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German inflation rose above expectations in May

The preliminary data indicating a slight rise in German inflation to 2.8% in May, higher than the forecasted 2.7%, signals persistent price pressures in Germany, the EU’s largest economy.
This uptick follows a 2.4% increase in consumer prices in April, measured using the harmonized index for EU comparisons.

Economists are closely monitoring these developments, especially with the broader euro zone inflation figures due soon.
The European Central Bank (ECB), having significantly hiked interest rates to tame inflation near its 2% target, is poised to consider rate cuts next week. However, the continuation of rate reductions will hinge on whether low inflation proves sustainable.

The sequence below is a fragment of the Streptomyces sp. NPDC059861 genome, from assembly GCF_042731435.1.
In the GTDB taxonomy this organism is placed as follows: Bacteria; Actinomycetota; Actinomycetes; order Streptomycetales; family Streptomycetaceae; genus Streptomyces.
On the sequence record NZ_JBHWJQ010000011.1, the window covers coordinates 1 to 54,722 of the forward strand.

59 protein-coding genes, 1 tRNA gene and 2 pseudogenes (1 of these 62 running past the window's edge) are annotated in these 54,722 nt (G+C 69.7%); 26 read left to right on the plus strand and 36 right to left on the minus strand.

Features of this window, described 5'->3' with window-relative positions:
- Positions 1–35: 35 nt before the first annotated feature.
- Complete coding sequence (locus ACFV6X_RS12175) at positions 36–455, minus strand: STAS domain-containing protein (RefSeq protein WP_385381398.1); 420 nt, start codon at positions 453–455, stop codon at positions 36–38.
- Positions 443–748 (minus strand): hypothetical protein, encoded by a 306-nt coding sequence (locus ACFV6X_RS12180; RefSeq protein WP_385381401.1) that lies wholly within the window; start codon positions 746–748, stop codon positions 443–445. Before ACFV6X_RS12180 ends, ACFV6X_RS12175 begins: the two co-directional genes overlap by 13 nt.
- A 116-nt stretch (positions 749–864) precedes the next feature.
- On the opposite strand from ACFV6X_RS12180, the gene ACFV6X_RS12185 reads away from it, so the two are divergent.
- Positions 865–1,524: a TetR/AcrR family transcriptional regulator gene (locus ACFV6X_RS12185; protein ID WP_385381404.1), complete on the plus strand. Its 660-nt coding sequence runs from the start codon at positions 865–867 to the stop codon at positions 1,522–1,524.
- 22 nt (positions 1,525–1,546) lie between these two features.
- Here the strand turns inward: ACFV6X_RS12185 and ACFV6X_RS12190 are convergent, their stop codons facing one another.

In Germany, the easing of energy and food prices has helped curb overall inflation, but core inflation – excluding these volatile items – remains high at 3.0%, unchanged from the previous month.
The country’s economic outlook has slightly improved after mitigating the impacts of cutting off Russian energy imports post-Ukraine invasion, which had previously pushed inflation to double digits.

Germany narrowly avoided a recession with a 0.2% GDP growth in the first quarter of this year. Despite the slow recovery, the German government projects an economic growth of 0.3% for 2024 and 1.0% for 2025, with an expected inflation rate of 2.4% in 2024.

Consumer spending is hoped to bolster the economy, driven by a recovery in consumer sentiment and a notable 3.8% rise in real wages in the first quarter.